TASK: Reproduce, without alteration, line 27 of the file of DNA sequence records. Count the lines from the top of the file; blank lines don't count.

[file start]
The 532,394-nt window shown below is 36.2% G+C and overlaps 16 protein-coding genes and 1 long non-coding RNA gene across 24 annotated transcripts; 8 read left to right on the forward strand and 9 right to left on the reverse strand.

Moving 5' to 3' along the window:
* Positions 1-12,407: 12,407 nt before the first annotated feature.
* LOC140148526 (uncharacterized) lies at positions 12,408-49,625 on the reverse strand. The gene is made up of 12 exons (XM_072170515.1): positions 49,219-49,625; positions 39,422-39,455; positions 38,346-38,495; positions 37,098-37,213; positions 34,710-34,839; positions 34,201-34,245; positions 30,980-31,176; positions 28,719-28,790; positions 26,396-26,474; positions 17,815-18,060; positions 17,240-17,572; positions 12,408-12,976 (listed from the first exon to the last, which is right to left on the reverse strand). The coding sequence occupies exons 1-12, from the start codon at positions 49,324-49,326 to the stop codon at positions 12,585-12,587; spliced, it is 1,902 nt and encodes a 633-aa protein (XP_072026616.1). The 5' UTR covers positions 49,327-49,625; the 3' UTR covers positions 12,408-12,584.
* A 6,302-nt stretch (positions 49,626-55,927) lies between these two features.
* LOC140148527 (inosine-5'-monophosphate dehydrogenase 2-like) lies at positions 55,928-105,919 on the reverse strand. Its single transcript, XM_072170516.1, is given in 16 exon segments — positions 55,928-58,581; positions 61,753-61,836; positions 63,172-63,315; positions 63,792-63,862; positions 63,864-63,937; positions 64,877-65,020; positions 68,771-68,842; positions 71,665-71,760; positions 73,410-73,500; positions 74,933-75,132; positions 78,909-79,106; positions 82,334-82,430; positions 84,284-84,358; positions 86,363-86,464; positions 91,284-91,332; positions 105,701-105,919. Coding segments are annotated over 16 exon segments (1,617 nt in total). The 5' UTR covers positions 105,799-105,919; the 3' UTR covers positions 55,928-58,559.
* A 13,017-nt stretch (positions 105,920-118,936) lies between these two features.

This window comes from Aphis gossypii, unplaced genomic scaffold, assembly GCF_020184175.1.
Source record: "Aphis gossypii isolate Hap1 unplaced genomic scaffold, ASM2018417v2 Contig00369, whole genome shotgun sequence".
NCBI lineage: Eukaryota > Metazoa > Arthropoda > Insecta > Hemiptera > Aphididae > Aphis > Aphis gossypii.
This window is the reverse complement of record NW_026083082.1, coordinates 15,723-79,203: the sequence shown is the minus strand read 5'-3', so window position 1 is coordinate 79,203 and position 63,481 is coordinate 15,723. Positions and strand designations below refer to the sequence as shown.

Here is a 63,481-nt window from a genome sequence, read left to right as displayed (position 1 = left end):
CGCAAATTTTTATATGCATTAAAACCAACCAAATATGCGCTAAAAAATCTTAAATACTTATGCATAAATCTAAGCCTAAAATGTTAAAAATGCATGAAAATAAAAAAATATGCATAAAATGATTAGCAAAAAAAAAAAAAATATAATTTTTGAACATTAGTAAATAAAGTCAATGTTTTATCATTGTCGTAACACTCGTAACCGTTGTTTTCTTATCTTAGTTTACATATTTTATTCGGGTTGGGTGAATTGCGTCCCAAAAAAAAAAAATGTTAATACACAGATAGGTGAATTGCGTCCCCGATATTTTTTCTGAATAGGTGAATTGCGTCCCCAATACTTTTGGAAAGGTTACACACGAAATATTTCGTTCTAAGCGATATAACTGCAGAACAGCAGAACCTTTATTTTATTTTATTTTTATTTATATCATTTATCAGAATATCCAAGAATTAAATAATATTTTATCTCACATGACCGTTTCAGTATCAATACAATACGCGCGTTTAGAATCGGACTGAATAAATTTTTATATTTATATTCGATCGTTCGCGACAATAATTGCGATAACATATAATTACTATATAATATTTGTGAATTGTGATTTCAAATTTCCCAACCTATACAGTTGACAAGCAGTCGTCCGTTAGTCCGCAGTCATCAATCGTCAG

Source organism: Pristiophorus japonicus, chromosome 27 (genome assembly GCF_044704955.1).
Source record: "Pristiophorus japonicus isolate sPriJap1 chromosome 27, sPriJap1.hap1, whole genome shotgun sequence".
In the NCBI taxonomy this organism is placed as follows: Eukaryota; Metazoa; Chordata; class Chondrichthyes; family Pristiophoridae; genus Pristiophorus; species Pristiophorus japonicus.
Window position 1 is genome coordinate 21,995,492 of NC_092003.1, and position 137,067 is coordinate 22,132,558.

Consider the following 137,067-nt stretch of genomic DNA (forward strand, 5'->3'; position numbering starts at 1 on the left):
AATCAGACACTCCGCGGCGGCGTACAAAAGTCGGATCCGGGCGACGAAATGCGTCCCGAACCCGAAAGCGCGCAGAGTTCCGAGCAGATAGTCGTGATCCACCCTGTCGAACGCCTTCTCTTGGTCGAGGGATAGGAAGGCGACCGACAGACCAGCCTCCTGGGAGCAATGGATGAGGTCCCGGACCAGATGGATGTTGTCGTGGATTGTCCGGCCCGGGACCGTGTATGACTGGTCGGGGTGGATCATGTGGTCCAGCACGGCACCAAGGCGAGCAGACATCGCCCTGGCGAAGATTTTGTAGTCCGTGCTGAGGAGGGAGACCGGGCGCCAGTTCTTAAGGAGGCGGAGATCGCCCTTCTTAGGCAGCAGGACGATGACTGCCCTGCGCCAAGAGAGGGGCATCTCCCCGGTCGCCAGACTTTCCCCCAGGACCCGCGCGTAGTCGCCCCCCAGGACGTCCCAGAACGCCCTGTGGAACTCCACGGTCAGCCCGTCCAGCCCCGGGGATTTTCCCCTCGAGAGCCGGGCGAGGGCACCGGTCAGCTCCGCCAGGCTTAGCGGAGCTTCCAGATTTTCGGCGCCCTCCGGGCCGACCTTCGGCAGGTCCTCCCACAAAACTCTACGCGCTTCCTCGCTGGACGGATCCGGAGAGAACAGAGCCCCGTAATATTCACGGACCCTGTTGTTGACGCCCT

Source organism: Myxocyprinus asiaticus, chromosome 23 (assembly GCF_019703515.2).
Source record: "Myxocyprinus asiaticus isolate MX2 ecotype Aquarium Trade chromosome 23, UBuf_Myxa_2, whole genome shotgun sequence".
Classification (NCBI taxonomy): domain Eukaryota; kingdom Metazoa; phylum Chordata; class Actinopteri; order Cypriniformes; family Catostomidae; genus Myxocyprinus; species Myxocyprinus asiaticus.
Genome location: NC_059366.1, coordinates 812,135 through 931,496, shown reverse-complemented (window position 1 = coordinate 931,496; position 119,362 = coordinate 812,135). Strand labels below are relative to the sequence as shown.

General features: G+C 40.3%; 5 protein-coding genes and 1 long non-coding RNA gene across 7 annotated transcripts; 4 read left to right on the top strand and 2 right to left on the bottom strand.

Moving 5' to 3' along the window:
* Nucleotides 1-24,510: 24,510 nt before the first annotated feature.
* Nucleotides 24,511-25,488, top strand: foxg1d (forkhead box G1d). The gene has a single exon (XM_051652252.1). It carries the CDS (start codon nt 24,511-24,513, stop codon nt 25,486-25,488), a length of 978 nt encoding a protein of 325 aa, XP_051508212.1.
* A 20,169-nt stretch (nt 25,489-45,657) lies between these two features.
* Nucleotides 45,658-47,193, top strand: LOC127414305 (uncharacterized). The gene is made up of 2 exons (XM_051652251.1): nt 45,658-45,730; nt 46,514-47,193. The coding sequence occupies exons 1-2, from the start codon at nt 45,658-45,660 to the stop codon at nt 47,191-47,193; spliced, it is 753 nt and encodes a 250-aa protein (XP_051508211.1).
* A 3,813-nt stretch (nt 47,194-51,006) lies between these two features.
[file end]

* Nucleotides 24,511-25,488, top strand: foxg1d (forkhead box G1d). The gene has a single exon (XM_051652252.1). It carries the CDS (start codon nt 24,511-24,513, stop codon nt 25,486-25,488), a length of 978 nt encoding a protein of 325 aa, XP_051508212.1.